1. re: poser

                                                          Yes. I do know how to use a stove - thanks. This is just not a good stove period. I still have some time to pay for someone to come out and jump through the hoops. No. My pans are not cheap as some have suggested. When the weld or solder or whatever it is called to keep the metal rods in place come loose in under six months, then I think it is pretty obvious quality comes into play. My youngest graduates this year, and I won't cook much anyway. This may be my last stove (who knows?), and if it is, I sure hate it is such a crummy one.

                                                  4. I got a glass top range when we moved into our house and the old coil stove needed to be replaced. It has a white top and I abhor it. It looks nice when it's clean, but after heating up any burner even with a freshly cleaned pot, I get an ugly ring. I've gotten used to that though. It's just a fact of the kitchen that the stove is only going to be CLEAN once or twice a week.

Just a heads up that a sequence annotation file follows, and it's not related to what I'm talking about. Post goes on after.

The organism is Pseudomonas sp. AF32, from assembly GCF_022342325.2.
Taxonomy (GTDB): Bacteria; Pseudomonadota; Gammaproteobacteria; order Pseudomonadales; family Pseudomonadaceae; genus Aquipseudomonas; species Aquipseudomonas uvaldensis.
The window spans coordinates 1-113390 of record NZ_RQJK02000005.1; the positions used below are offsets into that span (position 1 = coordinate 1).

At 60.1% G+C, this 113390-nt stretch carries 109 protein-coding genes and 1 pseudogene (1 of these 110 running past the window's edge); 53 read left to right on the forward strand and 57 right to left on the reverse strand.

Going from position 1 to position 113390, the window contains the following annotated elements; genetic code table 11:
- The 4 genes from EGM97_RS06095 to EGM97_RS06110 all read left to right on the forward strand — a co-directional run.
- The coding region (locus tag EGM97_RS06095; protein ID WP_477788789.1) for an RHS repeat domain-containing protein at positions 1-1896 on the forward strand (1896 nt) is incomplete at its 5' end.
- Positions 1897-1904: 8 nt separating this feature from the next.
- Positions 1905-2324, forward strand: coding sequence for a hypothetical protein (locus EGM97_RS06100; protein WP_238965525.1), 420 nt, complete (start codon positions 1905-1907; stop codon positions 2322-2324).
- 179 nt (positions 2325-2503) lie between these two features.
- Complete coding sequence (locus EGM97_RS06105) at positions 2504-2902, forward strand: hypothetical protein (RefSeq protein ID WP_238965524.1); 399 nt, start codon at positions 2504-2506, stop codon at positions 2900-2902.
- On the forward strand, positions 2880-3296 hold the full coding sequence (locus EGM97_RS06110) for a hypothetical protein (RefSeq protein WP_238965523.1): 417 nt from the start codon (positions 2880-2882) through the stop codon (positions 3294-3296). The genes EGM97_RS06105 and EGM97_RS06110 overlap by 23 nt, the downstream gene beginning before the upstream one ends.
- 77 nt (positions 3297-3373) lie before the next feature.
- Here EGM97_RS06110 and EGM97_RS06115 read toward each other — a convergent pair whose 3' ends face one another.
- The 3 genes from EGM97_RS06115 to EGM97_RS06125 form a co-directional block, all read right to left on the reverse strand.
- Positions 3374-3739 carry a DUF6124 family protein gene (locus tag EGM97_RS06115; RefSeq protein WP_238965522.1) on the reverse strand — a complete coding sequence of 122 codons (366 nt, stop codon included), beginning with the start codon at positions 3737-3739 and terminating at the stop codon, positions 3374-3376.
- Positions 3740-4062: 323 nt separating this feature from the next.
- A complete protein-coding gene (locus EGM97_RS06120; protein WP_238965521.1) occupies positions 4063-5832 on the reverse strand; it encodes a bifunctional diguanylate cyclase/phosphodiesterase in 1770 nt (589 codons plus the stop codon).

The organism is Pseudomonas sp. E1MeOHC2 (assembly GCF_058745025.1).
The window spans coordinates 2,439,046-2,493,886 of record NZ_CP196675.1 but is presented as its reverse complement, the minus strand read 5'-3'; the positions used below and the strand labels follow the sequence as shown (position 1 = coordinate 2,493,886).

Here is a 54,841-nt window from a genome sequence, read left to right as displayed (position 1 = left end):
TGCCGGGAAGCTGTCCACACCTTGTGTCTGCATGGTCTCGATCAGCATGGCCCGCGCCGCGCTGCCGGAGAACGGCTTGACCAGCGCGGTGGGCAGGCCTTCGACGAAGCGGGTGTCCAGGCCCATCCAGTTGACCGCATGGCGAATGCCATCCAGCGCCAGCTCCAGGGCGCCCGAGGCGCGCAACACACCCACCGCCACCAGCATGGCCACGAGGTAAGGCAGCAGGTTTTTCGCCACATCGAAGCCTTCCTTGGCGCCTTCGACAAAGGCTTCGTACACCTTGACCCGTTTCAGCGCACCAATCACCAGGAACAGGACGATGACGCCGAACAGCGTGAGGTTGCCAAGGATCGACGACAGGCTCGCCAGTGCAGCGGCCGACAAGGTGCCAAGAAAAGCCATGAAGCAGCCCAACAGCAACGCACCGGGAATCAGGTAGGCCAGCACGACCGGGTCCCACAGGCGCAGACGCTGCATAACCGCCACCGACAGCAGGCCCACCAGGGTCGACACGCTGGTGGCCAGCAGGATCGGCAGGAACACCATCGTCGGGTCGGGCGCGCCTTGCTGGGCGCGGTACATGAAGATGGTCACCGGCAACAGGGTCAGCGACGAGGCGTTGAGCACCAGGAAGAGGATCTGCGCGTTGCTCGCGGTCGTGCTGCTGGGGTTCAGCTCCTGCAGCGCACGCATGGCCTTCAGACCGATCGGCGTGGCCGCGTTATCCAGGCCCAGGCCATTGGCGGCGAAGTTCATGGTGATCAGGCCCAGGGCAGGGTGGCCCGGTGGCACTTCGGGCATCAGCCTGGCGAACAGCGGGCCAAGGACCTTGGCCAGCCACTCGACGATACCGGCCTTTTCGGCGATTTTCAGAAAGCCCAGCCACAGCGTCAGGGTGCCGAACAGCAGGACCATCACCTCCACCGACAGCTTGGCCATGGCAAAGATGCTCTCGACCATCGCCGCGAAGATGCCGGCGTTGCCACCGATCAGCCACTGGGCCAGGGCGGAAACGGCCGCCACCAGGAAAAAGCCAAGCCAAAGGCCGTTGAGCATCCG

My main problem is that all of the cheap cookware that I owned didn't work properly due to the nature of the burners being totally flat and needing to make contact. I only use my cast iron skillets (non-enamel coated), all-clad, le creuset, and super heavy bottomed circulon nonstick pans. Nothing else works properly. I think the most important thing is heat in moderation and take it easy. You can learn to live with them if the stove isn't actually damaged.

                                                    Given the choice of spending several thousands of dollars to run gas to our house and buy a new range, or living with the one I have now and using expensive cookware/dealing with it's shortcomings, I'll take option 2 and put that money somewhere else in the house.

                                                    1 Reply
                                                    1. re: LaureltQ

                                                      My cooktop has a textured white on black, and I find that it is forgiving for cleaning. I would never buy a white cooktop. That's the way the old pyroceram cooktops were, and I've seem them really messed up.

                                                    2. After reading more of your replies, I would say you almost certainly have a defective unit. I do find my two convertible (6-9, or 9-12 or something like that) are too hot to simmer when I use the double setting. The oven is amazing, that's why I bought the stove, it was the largest oven capacity on the market at the time.